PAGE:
UW alum Anne Kinney begins math and physics position at NSF

This guest post comes from Erika K. Carlson, a graduate student in the Department of Astronomy at UW–Madison studying how being in binary and multiple star systems affects the behavior and evolution of stars. She is passionate about sharing science and the Universe with others through outreach, teaching, and social media.

This month, University of Wisconsin—Madison graduate Anne Kinney begins her two-year term as the Assistant Director of the National Science Foundation’s Directorate for Mathematical and Physical Sciences. Kinney earned her bachelor’s degree in physics and astronomy from UW–Madison before earning her doctorate at New York University. Since then, she has held research and management positions at the Space Telescope Science Institute, NASA Headquarters, NASA Goddard Space Flight Center, and the Keck Observatory.

In this interview, Kinney discusses the National Science Foundation (NSF), her new role within it, and the influence of her UW–Madison background.

UW–Madison astronomy alum Anne Kinney recently began her tenure as assistant director of the National Science Foundation's Directorate for Mathematical & Physical Sciences

UW–Madison astronomy alum Anne Kinney recently began her tenure as assistant director of the National Science Foundation’s Directorate for Mathematical & Physical Sciences

Can you tell us about what the Directorate of Mathematical and Physical Sciences (MPS) is?

Each directorate (of the NSF) has responsibilities for different areas of science. The largest of all the directorates is math and physical science. It has five divisions under it — math, physics, astronomy, chemistry, and materials science. I believe it’s responsible for something like 43 percent of the investment the country makes in fundamental (research in mathematical and physical) science.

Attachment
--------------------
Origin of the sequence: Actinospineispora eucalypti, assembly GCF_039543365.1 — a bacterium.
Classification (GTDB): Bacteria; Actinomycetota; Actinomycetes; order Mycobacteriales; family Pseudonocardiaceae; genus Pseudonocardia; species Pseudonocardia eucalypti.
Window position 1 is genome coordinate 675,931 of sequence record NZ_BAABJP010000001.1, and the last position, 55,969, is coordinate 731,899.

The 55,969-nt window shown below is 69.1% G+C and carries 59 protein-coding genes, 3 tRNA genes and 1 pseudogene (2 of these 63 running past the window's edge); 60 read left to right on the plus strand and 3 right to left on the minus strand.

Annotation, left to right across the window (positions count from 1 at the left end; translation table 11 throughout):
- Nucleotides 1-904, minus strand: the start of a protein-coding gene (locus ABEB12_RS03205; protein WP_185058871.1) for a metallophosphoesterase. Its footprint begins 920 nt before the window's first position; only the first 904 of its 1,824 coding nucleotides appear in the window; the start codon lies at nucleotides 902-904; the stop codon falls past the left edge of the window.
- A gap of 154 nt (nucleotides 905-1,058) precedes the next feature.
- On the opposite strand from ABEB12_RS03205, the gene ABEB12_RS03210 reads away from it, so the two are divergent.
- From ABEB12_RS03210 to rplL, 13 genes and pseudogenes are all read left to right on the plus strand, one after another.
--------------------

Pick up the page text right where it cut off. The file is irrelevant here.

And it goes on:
What kind of research does MPS fund, and what will your role be as the Assistant Director?

It’s a combination of scientific research that is absolutely driven by the community and a more organized type of science where the vision is given by the decadal survey that happens in physics and astronomy.

I will lead a group of very talented people in making decisions about the path forward on (research) facilities, but a lot of the money also goes to grants, and the grants money is very oversubscribed. There isn’t enough money to fund (some) very excellent proposals.

Any time you have a stack of proposals, you have those you wouldn’t fund no matter how much money you have, those where you would sell the furniture to fund them, and then some in between. And it’s much more getting to the case where we are not funding the ones we really should be funding. It’s very difficult for (the) National Science Foundation. It has the same budget as it had in 2008, just to give you an indication of the challenge.

What are you looking forward to in this next stage of your career?

I will really be learning a lot of new science. I’m very comfortable, obviously, with astronomy. I have a degree in physics. Materials science will be very new for me.

I’m really looking forward to that. I’ll learn something; that is certainly gratifying.

What is something you might like to work on in your time at NSF?

I think that one of the things that NSF (needs to work on) is name recognition. When I went to NASA, (people said) “you’re going to work with NASA!” and of course they picture you in an astronaut suit. (But with this) job that I’m really excited about at NSF, they say “what’s NSF?”. It has to take a little more credit for itself. It has (given all the credit) to universities; it is there for universities. One of the greatest things in this country is a strong university system, so I give NSF a lot of credit for doing that, but NSF also has to work a little harder at, if you will, name-branding.

(That’s) one thing that I will be thinking about. (It’s) something I would work very closely with the director’s office (for), because you have to do it as one group.

What was your experience with UW–Madison like, and how has it influenced your career?  

I had my intro class with one of the most renowned astronomers in the country, Donald Osterbrock. That’s like having Einstein teach you.

And (astronomy) was a wonderful department. They never took more grad students than they thought could get jobs in astronomy. They were a department (that) work(ed) together, (and) they’re still that way. I always went back and visited, and it was kind of a touchstone for me, UW. I always stayed in touch with people from the department.

Here’s (an) example. The guy who (had) this job (Fleming Crim) as head of math and physical sciences (a few years ago) is a chemist from University of Wisconsin—Madison.

There’s no place you go where you don’t meet Wisconsinites. I think that was a real strength for me, to have that connection.